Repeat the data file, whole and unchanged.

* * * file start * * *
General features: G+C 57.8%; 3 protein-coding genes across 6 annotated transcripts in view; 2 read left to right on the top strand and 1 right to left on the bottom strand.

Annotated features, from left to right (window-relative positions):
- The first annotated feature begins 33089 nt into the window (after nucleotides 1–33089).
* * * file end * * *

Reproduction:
General features: G+C 57.8%; 3 protein-coding genes across 6 annotated transcripts in view; 2 read left to right on the top strand and 1 right to left on the bottom strand.

Annotated features, from left to right (window-relative positions):
- The first annotated feature begins 33089 nt into the window (after nucleotides 1–33089).